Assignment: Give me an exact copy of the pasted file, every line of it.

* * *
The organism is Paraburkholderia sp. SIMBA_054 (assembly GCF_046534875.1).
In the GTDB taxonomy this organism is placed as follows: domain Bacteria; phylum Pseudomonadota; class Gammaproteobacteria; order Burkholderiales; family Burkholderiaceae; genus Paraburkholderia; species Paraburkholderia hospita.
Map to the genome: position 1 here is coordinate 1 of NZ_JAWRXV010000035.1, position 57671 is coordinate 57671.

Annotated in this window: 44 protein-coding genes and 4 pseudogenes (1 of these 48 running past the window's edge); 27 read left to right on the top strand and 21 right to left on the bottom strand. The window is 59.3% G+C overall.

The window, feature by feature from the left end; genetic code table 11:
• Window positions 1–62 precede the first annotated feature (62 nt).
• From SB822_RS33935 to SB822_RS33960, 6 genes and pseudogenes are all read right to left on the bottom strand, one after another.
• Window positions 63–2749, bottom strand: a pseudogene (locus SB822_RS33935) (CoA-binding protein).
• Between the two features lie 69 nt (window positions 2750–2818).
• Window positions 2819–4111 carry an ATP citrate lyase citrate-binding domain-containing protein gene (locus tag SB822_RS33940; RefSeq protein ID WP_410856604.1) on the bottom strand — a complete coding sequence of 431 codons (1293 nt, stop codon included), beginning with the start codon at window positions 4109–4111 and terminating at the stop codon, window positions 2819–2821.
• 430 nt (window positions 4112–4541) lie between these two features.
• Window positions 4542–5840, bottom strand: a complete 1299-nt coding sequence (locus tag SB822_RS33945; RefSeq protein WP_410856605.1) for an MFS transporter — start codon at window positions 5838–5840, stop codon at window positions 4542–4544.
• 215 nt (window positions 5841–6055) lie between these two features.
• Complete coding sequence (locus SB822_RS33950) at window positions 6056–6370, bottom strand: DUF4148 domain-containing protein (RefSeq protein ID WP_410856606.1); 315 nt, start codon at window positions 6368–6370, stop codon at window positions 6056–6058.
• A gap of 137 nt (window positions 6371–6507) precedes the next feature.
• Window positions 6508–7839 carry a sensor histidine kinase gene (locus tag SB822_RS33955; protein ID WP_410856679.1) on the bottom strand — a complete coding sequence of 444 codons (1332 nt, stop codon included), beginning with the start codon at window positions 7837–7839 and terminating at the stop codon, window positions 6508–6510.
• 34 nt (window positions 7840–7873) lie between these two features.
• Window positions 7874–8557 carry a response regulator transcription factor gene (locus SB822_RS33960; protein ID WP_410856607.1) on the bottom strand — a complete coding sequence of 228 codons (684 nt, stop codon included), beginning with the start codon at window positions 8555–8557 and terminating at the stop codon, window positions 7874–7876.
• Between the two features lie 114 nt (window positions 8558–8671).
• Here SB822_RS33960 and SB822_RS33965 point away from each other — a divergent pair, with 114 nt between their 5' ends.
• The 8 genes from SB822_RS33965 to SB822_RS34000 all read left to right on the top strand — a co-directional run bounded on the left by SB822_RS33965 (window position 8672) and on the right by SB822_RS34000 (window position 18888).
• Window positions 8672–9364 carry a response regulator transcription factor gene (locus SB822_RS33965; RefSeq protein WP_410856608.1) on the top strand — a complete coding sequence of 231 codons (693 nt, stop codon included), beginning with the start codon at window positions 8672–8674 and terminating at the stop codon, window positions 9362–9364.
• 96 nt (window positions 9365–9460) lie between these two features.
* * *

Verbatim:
The organism is Paraburkholderia sp. SIMBA_054 (assembly GCF_046534875.1).
In the GTDB taxonomy this organism is placed as follows: domain Bacteria; phylum Pseudomonadota; class Gammaproteobacteria; order Burkholderiales; family Burkholderiaceae; genus Paraburkholderia; species Paraburkholderia hospita.
Map to the genome: position 1 here is coordinate 1 of NZ_JAWRXV010000035.1, position 57671 is coordinate 57671.

Annotated in this window: 44 protein-coding genes and 4 pseudogenes (1 of these 48 running past the window's edge); 27 read left to right on the top strand and 21 right to left on the bottom strand. The window is 59.3% G+C overall.

The window, feature by feature from the left end; genetic code table 11:
• Window positions 1–62 precede the first annotated feature (62 nt).
• From SB822_RS33935 to SB822_RS33960, 6 genes and pseudogenes are all read right to left on the bottom strand, one after another.
• Window positions 63–2749, bottom strand: a pseudogene (locus SB822_RS33935) (CoA-binding protein).
• Between the two features lie 69 nt (window positions 2750–2818).
• Window positions 2819–4111 carry an ATP citrate lyase citrate-binding domain-containing protein gene (locus tag SB822_RS33940; RefSeq protein ID WP_410856604.1) on the bottom strand — a complete coding sequence of 431 codons (1293 nt, stop codon included), beginning with the start codon at window positions 4109–4111 and terminating at the stop codon, window positions 2819–2821.
• 430 nt (window positions 4112–4541) lie between these two features.
• Window positions 4542–5840, bottom strand: a complete 1299-nt coding sequence (locus tag SB822_RS33945; RefSeq protein WP_410856605.1) for an MFS transporter — start codon at window positions 5838–5840, stop codon at window positions 4542–4544.
• 215 nt (window positions 5841–6055) lie between these two features.
• Complete coding sequence (locus SB822_RS33950) at window positions 6056–6370, bottom strand: DUF4148 domain-containing protein (RefSeq protein ID WP_410856606.1); 315 nt, start codon at window positions 6368–6370, stop codon at window positions 6056–6058.
• A gap of 137 nt (window positions 6371–6507) precedes the next feature.
• Window positions 6508–7839 carry a sensor histidine kinase gene (locus tag SB822_RS33955; protein ID WP_410856679.1) on the bottom strand — a complete coding sequence of 444 codons (1332 nt, stop codon included), beginning with the start codon at window positions 7837–7839 and terminating at the stop codon, window positions 6508–6510.
• 34 nt (window positions 7840–7873) lie between these two features.
• Window positions 7874–8557 carry a response regulator transcription factor gene (locus SB822_RS33960; protein ID WP_410856607.1) on the bottom strand — a complete coding sequence of 228 codons (684 nt, stop codon included), beginning with the start codon at window positions 8555–8557 and terminating at the stop codon, window positions 7874–7876.
• Between the two features lie 114 nt (window positions 8558–8671).
• Here SB822_RS33960 and SB822_RS33965 point away from each other — a divergent pair, with 114 nt between their 5' ends.
• The 8 genes from SB822_RS33965 to SB822_RS34000 all read left to right on the top strand — a co-directional run bounded on the left by SB822_RS33965 (window position 8672) and on the right by SB822_RS34000 (window position 18888).
• Window positions 8672–9364 carry a response regulator transcription factor gene (locus SB822_RS33965; RefSeq protein WP_410856608.1) on the top strand — a complete coding sequence of 231 codons (693 nt, stop codon included), beginning with the start codon at window positions 8672–8674 and terminating at the stop codon, window positions 9362–9364.
• 96 nt (window positions 9365–9460) lie between these two features.